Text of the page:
Ukrainian President Petro Poroshenko (far left) talks with servicemen in the government-held town of Avdiyivka, Ukraine on Oct. 22. (Handout/Reuters)
Columnist

After months of internal debate, the Trump administration is stalled on the question of whether to provide Ukraine with the defensive weapons it has long asked for. The de facto result has been to continue the Obama administration's policy of denying Kiev what it needs to resist ongoing Russian aggression — and sharpen doubts about President Trump's willingness to stand up to Vladi­mir Putin.

National Security Council officials insist the administration is slowly but surely working through whether to provide Ukrainian security forces with the capability to respond to Russia's infiltration of tanks, artillery and other equipment into occupied parts of eastern Ukraine. A meeting of the council's principals committee, which includes Cabinet secretaries, was held on the issue several weeks ago. Now officials are formalizing a set of options to present to Trump, a senior security council official said.

Trump's pending decision will have implications far beyond the Donbass region. The Ukrainian government warns that even though fighting has recently tapered off there, Moscow is still working to change facts on the ground. But "this is not only about the weapons, this is about the political signal," said Artur Gerasymov, a leading Ukrainian member of parliament in President Petro Poroshenko's party.

"If the United States as leader of the free world will not help us stop this," Gerasymov said, "it is only a question of time who will be next."

Of course, the United States already provides Ukraine with a range of military-related items, including armored vehicles, medical supplies and night-vision goggles. But for years, Ukraine's government has pleaded with Washington for items that can counter Russia's armor, artillery and aircraft.

The United States has refused to provide Javelin antitank missiles, anti-battery radar that can see into Russian territory, and state-of-the-art intelligence capabilities and communications gear. During President Barack Obama's time, there was a push by top State Department and U.S. military officials, supported by both parties in Congress, to change that policy. But the Obama White House delayed until it became clear the foot-dragging was a decision not to act.

In 2015, the House voted 348 to 48 to pass a resolution urging Obama to provide Ukraine with defensive weapon systems. The measure was sponsored by Eliot L. Engel (D-N.Y.), the House Foreign Affairs Committee's ranking Democrat, who told me Trump needs to make a decision now.

"I've supported providing Ukraine with defensive weapons for years," Engel said. "But we've failed to act, demoralizing the Ukrainians and signaling weakness to Putin. It's time for the administration to quit dithering and show whose side we're really on."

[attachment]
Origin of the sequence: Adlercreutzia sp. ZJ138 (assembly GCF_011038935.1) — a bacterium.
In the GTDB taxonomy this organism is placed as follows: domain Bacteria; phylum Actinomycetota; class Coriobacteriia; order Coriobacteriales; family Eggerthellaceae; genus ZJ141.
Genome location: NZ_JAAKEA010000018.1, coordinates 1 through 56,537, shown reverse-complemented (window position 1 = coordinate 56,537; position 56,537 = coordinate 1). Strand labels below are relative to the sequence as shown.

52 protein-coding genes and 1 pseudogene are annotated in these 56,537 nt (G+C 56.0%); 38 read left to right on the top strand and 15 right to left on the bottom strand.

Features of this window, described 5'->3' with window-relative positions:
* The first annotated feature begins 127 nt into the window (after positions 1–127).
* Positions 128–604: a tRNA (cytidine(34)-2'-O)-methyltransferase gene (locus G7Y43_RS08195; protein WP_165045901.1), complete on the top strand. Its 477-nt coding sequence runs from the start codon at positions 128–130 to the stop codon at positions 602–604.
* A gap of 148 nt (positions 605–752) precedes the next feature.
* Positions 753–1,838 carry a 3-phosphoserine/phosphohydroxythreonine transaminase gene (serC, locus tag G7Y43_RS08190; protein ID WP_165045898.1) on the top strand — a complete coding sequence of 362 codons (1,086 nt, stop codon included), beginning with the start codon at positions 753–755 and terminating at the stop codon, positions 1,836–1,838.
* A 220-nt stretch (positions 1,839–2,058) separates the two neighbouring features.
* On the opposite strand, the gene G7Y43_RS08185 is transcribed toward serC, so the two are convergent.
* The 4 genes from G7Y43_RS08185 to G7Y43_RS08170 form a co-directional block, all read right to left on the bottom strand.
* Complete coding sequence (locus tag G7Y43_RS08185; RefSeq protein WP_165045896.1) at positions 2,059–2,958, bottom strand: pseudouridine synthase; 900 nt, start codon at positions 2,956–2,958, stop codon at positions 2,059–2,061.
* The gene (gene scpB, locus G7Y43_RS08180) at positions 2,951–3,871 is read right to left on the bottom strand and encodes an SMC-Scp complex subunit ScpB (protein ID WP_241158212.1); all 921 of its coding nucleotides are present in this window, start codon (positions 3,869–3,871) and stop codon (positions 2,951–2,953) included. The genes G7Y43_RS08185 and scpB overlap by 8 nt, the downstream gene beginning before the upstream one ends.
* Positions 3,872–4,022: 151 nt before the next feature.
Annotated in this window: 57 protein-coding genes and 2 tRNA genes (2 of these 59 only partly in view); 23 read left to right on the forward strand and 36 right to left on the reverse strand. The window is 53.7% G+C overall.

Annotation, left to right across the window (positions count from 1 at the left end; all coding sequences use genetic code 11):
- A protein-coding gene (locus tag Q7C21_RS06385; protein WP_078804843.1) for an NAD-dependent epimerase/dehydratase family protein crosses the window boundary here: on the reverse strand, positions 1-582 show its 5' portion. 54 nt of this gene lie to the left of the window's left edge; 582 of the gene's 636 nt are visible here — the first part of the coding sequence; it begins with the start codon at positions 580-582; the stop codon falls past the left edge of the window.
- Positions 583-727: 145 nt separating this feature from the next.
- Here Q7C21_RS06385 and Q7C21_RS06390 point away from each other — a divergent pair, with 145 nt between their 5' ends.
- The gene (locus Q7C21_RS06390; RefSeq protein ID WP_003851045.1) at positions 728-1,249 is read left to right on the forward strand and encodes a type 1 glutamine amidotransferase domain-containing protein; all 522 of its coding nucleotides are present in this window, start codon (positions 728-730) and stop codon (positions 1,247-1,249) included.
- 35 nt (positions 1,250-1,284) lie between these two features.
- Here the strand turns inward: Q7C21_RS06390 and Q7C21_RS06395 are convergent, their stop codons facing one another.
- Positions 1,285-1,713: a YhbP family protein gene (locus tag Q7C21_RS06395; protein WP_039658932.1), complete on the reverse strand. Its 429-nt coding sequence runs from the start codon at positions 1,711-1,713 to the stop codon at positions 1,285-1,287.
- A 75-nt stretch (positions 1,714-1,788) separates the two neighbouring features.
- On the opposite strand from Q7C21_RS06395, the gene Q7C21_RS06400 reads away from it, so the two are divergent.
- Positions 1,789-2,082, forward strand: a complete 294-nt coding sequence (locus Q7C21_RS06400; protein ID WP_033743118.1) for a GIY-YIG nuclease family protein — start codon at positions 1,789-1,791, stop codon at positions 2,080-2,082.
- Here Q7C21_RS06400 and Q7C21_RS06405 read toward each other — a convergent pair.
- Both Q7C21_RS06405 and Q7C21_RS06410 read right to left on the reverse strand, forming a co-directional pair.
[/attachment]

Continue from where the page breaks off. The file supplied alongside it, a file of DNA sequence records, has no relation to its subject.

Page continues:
In addition to bolstering its forces in eastern Ukraine, Moscow is pushing a diplomatic and public propaganda effort both inside Ukraine and abroad. Putin wants to place peacekeepers on Ukrainian territory as a means of cementing the position of Russian-supported rebels. He is working to bolster the legitimacy of the breakaway provinces and the Russian-supported figures who run them.

There is also a sophisticated campaign under way to smear the Ukrainian government, which even included a sham hearing at the U.S. Capitol. At the event, former representative Connie Mack (R-Fla.) lambasted alleged corruption in Ukraine's national bank, with the charges quickly broadcast back into Ukraine.

The Trump administration's Ukraine policy is centered on reinvigorating the Minsk process, which requires Russia to honor a cease-fire, remove its heavy weapons from Ukrainian territory and respect the border. Putin is doing none of these things. The Trump administration appointed former U.S. ambassador to NATO Kurt Volker to pursue progress on implementing Minsk, but so far there has been none.

The Obama administration was concerned that giving the Ukrainians increased military assistance would impede diplomatic progress and risk escalating the crisis by provoking Putin. The clearest rebuttal of that argument was made by Trump's own defense secretary, Jim Mattis, who advocated providing the weapons while standing next to Poroshenko in Kiev in August.

"Defensive weapons are not provocative unless you are an aggressor, and clearly Ukraine is not an aggressor since it is their territory where the fighting is happening," Mattis said.

During the 2016 GOP convention, the Trump campaign beat back efforts to have the Republican platform endorse lethal assistance to Ukraine. Ever since, the question of whether Trump would come to the defense of Ukraine has gone unanswered.

Trump often says he would like to improve relations with Russia, but that can only be done from a position of strength. The United States failed to prevent Russia from meddling in Georgia, Moldova and Crimea. Trump must now decide if he will help Ukraine fend off Russian aggression or allow Putin to create yet another endless "frozen conflict" while the United States stands by.

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